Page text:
While locked up, Bakari observed higher levels of victimization of gender nonconforming prisoners by staff, such as punishing individuals within the "women's" prison who grew facial hair. (14) Prison abolition group Black and Pink's 2015 report likewise found that nearly 80% of trans and gender nonconforming ("TGNC") prisoners experienced emotional suffering as a result of having to conceal their gender while locked up. (15) The report also found that over a third of TGNC individuals surveyed had used hormones prior to being incarcerated, and 44% reported being denied hormones once incarcerated. (16) While the overall prevalence of TGNC individuals in the U.S. may be low, this community is disproportionately represented in America's correctional system: almost one in six transgender people in the U.S. has been locked up in a state or federal prison, and nearly half of all black transgender Americans have been incarcerated. (17) Forty-three percent of the TGNC-identified individuals surveyed by Black and Pink had a diagnosis of Gender Identity Disorder or Gender Dysphoria ("GID" or "GD"), and nearly one-third of TGNC prisoners were denied a GID/GD diagnosis when they sought one. (18) One of these two diagnoses is typically required before accessing gender-affirming care in prison. (19) While it is becoming more common for prisons to provide hormone therapy for some transgender inmates and, for example, for prisons to allow transwomen to wear feminine clothing in prison, access to surgery and care for all TGNC people behind bars is far from the norm. (20)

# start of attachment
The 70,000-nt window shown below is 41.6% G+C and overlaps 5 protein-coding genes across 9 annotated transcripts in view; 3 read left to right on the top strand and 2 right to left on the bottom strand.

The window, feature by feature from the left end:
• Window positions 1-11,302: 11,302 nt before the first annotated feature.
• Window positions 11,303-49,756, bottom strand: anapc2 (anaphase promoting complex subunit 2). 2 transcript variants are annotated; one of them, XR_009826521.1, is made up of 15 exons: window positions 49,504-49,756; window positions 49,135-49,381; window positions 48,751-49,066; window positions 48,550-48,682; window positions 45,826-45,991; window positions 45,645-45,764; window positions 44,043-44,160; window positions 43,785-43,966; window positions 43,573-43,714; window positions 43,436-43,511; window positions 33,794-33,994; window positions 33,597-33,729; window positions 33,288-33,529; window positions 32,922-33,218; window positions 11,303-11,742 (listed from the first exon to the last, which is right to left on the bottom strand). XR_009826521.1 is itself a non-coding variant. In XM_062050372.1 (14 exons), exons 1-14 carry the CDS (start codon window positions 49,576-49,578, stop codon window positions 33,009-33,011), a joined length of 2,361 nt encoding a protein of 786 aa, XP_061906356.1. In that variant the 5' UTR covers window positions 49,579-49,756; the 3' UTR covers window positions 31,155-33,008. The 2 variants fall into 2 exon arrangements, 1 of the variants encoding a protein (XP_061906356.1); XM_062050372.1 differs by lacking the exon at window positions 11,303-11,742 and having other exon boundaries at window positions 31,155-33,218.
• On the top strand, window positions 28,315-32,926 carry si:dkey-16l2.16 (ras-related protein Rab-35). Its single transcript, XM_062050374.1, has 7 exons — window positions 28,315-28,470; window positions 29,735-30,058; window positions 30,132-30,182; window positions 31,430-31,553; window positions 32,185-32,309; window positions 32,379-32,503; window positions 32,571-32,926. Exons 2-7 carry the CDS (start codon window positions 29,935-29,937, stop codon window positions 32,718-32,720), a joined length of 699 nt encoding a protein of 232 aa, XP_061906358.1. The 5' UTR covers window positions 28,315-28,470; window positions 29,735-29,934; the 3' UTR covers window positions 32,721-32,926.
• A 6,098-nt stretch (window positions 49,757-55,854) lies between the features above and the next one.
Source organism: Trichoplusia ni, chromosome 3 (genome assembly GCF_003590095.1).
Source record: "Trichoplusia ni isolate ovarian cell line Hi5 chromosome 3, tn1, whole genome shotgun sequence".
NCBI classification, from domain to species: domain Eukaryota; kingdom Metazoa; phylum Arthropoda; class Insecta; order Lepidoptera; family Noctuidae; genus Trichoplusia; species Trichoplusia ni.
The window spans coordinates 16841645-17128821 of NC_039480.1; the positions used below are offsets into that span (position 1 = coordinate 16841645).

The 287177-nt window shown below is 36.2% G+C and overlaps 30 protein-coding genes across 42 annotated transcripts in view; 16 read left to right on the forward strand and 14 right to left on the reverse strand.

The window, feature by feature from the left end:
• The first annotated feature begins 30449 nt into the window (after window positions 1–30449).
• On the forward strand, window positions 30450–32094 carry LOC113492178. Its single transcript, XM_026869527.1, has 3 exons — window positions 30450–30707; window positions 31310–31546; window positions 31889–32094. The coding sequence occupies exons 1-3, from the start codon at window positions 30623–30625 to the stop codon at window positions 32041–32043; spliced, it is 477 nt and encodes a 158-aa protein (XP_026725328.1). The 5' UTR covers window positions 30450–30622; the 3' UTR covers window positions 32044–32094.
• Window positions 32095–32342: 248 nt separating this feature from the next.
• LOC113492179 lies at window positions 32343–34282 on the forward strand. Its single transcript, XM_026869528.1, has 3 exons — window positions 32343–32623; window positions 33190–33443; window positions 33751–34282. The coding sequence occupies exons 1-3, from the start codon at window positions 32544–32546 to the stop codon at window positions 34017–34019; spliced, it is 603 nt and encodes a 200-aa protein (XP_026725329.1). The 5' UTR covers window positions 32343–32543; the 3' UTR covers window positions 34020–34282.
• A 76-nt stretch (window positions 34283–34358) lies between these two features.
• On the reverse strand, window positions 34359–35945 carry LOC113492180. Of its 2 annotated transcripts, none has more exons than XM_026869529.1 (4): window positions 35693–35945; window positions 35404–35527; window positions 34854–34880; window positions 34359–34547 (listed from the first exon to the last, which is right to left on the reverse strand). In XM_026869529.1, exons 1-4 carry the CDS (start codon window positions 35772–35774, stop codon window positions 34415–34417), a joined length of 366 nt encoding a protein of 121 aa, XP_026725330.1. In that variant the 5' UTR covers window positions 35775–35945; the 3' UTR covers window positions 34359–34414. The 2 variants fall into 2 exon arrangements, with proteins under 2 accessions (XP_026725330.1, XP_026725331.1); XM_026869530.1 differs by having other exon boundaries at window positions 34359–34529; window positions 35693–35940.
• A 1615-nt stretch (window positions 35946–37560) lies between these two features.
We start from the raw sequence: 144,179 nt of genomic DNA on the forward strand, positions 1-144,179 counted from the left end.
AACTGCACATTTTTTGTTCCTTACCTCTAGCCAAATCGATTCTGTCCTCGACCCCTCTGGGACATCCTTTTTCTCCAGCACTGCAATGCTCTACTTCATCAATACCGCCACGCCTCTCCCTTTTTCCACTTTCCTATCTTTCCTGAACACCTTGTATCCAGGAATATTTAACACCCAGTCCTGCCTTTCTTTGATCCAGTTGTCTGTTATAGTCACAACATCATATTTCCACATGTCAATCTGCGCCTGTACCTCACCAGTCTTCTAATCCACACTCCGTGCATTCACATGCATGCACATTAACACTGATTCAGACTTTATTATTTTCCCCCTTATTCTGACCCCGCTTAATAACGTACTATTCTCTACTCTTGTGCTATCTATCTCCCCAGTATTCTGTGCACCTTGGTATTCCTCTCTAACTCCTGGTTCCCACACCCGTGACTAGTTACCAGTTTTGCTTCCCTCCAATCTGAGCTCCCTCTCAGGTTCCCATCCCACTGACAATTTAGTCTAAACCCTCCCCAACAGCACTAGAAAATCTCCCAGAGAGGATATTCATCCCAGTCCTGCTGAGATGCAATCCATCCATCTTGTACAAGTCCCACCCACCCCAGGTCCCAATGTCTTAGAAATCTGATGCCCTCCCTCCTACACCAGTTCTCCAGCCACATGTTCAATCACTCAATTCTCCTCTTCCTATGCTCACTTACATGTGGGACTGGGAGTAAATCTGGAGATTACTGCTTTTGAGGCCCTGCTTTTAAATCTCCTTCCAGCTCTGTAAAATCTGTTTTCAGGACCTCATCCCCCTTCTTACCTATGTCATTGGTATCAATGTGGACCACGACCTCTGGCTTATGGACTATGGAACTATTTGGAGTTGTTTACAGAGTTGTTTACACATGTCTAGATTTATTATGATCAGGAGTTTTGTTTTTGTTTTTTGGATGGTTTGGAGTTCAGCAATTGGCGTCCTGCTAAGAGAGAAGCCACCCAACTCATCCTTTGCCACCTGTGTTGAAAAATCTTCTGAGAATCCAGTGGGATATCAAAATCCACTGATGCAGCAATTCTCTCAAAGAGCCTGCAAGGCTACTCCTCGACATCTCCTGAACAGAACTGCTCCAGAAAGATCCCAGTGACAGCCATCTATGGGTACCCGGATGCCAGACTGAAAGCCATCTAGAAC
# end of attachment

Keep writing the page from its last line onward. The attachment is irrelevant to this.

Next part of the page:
It is vital to note that many of the transgender inmates seeking gender-affirming care in American prisons likely do identify within the binary--meaning as men or women, and not as a non-binary gender(s). (21) Their claims and the courts' binary-based responses might therefore accurately reflect plaintiffs' self-identification (though even after a hard-fought gender-validating win in court, transgender inmates face heightened levels of violence back in prison). (22) In healthcare access just as in what has come to be whitewashed as the "gay rights movement," transgender individuals, especially transwomen of color, are trailblazers. (23) It is their claims of a right to gender-affirming care that will continue to pave the way, now and in the future, for care that is not couched in binary transition.

    The case law surrounding transgender prisoners has focused mostly on the experiences of transwomen. (24) The reliance of courts on medical diagnosis pathologizes transgender persons, granting them rights only when they are defined as abnormal or sick. (25) Excluded from legal protections are those who do not seek diagnosis or medical care in relation to their gender identity. (26) Also excluded are those who do seek care but not with a goal of permanent transition from one end of the binary to the other. (27) For example, a GNC person who seeks temporary hormone therapy to achieve certain secondary sex characteristics but not others (28) may be denied treatment under the current diagnostic regime and may not have the sort of binary-based evidence of medical need (for example, a constant lifelong desire to live as "the opposite sex" (29)) currently relied on by courts in Eighth Amendment litigation.